If you have a B2B website, you should have Google Analytics installed. The free service provides meaningful insights into your site’s performance, helping you make improvements that will ultimately improve your business.
When you first open Google Analytics, you will most likely be very intimidated (and even highly confused)! Since Google Analytics was built with marketers in mind, there may be a steep learning curve if you try to analyze your website data on your own. If you’re lucky enough to work with a professional marketing company, they can do all the heavy lifting for you. They can analyze the data and present it to you in a straightforward way with recommendations for improvement.
If you’d like to dig around in your own Google Analytics account, the audience overview is a great place to start. It gives you an at-a-glance overview of the following basic metrics, based on your selected date ranges:
- Visits: How many people visit your site?
- Unique visitors: How many unique visitors come to your site?
- Page views: How many pages are visitors viewing when they are on your site?
- Pages per visit: What is the average number of pages viewed per visit?
- Average visit duration: How long do visitors stay on your site?
- Bounce rate: How many visitors come to your site and leave after a single page visit?
- New visitors: What percent of total visitors are visiting for the first time?
We like doing a deep dive into our clients’ analytics on a quarterly basis (along with basic monthly check-ins, if required). These reviews help our clients measure business goals against their websites’ effectiveness, and offer them insights into how to improve their visitors’ experiences, as well as how to drive more traffic to their sites.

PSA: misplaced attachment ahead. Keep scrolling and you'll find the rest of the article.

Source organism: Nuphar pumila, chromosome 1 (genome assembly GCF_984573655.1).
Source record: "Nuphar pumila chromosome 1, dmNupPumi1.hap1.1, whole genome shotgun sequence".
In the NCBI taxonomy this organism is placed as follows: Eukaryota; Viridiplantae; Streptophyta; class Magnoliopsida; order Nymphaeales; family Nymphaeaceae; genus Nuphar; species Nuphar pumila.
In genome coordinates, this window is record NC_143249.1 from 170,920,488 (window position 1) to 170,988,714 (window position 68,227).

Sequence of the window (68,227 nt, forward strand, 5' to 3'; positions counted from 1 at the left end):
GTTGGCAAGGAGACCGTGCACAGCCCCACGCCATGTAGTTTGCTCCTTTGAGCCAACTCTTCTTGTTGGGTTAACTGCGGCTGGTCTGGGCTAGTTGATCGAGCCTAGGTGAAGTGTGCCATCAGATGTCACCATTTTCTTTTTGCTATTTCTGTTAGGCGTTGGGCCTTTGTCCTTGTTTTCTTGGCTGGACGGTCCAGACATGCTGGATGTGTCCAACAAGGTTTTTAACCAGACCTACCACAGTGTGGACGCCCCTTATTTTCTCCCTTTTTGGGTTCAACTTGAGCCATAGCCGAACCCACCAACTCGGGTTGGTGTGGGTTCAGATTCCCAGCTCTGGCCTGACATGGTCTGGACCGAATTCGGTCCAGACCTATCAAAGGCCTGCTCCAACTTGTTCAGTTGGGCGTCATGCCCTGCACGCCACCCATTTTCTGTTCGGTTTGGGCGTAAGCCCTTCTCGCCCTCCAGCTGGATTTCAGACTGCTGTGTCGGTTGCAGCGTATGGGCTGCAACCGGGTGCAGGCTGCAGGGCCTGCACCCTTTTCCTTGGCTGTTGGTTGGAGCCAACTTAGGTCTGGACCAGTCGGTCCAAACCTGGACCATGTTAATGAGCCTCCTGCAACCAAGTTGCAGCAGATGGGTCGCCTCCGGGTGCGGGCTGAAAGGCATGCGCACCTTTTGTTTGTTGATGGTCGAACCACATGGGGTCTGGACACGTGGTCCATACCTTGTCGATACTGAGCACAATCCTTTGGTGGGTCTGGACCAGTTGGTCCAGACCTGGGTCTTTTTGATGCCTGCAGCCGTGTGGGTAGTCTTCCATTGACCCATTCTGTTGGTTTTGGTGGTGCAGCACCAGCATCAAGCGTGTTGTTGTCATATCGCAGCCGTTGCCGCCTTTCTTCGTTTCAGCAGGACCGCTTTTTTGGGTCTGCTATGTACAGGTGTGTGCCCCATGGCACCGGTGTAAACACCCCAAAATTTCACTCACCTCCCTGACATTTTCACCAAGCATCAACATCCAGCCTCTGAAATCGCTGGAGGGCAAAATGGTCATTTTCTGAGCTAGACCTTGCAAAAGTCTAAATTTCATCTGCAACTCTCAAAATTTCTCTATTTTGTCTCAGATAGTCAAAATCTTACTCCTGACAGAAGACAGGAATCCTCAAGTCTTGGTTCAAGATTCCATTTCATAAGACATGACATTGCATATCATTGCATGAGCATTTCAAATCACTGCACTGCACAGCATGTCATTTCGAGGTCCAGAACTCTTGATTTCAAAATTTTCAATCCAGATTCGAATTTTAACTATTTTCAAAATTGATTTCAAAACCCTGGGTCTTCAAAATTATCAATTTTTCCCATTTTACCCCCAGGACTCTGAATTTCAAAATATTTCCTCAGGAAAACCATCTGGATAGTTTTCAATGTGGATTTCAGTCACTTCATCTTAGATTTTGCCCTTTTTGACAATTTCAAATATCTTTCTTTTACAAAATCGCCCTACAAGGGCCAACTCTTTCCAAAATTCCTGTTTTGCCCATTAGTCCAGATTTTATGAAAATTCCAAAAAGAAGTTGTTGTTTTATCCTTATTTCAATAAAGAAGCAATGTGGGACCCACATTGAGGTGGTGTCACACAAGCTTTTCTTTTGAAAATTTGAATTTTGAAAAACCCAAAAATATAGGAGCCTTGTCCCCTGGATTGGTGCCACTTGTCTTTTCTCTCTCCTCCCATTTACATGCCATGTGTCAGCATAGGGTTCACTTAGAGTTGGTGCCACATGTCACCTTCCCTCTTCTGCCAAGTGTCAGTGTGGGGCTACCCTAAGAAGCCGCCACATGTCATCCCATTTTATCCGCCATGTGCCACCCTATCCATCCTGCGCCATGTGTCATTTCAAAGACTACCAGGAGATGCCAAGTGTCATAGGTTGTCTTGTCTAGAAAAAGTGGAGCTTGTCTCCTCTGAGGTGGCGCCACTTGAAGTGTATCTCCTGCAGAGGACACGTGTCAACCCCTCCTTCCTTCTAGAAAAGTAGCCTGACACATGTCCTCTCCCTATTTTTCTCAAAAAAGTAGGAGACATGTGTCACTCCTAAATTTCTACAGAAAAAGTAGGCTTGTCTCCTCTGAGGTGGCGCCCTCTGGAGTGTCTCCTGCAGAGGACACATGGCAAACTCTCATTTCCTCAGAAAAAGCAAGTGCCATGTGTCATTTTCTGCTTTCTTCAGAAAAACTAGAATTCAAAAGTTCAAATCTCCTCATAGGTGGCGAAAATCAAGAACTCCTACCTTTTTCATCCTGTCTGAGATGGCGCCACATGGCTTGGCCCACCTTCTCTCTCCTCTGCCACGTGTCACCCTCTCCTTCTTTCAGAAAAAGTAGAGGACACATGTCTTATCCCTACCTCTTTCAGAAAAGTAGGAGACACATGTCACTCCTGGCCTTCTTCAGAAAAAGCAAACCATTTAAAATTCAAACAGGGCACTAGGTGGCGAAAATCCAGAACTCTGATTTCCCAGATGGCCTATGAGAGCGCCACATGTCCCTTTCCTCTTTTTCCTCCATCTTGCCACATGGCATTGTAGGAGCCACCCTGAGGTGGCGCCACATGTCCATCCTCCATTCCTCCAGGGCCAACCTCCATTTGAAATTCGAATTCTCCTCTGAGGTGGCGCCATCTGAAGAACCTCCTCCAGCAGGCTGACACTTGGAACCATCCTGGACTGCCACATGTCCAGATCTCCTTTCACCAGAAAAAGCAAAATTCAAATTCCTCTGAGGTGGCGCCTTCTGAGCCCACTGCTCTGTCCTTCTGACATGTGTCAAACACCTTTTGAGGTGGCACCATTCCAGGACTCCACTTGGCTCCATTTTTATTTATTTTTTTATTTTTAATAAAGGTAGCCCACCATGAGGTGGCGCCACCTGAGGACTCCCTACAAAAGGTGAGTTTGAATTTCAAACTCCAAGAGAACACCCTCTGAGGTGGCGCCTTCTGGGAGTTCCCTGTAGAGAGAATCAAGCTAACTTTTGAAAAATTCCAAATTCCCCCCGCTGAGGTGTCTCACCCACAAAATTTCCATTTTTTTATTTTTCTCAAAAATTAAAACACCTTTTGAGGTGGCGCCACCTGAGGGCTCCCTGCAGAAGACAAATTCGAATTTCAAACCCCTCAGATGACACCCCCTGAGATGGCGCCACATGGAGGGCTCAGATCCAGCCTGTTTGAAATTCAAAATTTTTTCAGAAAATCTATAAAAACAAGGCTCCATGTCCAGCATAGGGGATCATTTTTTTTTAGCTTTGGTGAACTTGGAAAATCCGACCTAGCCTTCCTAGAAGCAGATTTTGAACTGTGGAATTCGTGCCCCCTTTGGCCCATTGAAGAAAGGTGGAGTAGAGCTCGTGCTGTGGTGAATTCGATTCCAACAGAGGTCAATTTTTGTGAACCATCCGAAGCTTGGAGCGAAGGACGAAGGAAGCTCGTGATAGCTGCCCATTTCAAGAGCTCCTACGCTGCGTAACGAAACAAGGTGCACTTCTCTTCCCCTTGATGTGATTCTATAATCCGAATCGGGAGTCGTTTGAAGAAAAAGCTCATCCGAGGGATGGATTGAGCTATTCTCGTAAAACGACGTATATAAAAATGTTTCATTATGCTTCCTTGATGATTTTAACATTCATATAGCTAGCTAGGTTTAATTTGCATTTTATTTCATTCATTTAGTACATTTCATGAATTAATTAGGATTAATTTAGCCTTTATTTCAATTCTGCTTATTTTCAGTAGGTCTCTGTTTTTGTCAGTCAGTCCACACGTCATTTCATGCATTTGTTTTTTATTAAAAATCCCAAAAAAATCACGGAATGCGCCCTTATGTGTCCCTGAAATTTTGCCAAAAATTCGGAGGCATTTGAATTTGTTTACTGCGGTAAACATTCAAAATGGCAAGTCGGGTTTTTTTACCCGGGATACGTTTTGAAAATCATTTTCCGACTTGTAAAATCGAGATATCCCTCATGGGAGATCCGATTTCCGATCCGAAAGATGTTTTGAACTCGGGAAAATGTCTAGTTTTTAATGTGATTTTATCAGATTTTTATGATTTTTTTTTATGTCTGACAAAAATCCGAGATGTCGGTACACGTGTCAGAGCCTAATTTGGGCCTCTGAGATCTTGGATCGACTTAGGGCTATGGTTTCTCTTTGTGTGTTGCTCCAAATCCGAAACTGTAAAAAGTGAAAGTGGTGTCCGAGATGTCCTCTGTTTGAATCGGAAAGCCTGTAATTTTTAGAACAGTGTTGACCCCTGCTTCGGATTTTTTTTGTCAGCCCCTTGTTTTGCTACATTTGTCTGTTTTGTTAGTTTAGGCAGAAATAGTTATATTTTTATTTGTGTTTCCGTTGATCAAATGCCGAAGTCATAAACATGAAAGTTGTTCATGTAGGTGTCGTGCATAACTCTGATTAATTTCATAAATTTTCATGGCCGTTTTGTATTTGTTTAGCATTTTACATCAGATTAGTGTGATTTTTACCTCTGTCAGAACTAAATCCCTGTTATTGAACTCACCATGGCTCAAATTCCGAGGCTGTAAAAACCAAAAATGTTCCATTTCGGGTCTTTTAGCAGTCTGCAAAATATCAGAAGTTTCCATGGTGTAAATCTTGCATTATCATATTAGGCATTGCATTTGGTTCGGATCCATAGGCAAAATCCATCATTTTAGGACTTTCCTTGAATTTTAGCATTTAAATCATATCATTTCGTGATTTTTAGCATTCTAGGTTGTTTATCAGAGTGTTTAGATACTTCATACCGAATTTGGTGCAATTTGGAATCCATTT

Do you know how your website is performing? What analytics help you the most? Let us know in the comments below.
Few small businesses today question the marketing ROI of sites like Facebook and Twitter. Still, many small firms remain stuck in an awkward adolescence, unsure how to best use social media to engage their customers and integrate these standard tools with their overall business strategies.
While many small business owners realize it’s no longer sufficient simply to have a Facebook page, LinkedIn profile or Twitter handle, they often find themselves asking “now what?” after signing up for a social media account. For many, taking the social network plunge can be a daunting undertaking. But it’s not impossible if you keep these two concepts in mind.
Google is always evolving. Admittedly, some of my favorite innovations from the search engine giant are the interactive logos that appear every so often (did you see the zipper Google created last month in honor of Gideon Sundback’s birthday?).
Logo design aside, the company is trying constantly to create ways to search better, faster and more efficiently. There’s no stronger evidence of this inventive spirit than Knowledge Graph, Google’s latest and greatest in search result delivery.
One of the hallmarks of Google+ is that you’re actually sharing information with fewer people. The social media tool allows you to place contacts into separate groups called Circles, so users can keep their work colleagues in one group, personal contacts in another group, and so on. Before this segmented approach was available under Google+, we had two choices: Create multiple accounts (all of which need unique content and take time to sign in and out of), or send the same message out through one central account and risk only being relevant to a small percentage of your audience. As part of our three-part series on Google+, we’ll look at how the social media tool can help you target your marketing more effectively.
Vertical targeting: Wouldn’t it be great if every tweet or post was directly relevant to every reader? Google+ will bring us a lot closer to that, since you can create different Circles and place contacts in various groups as you please.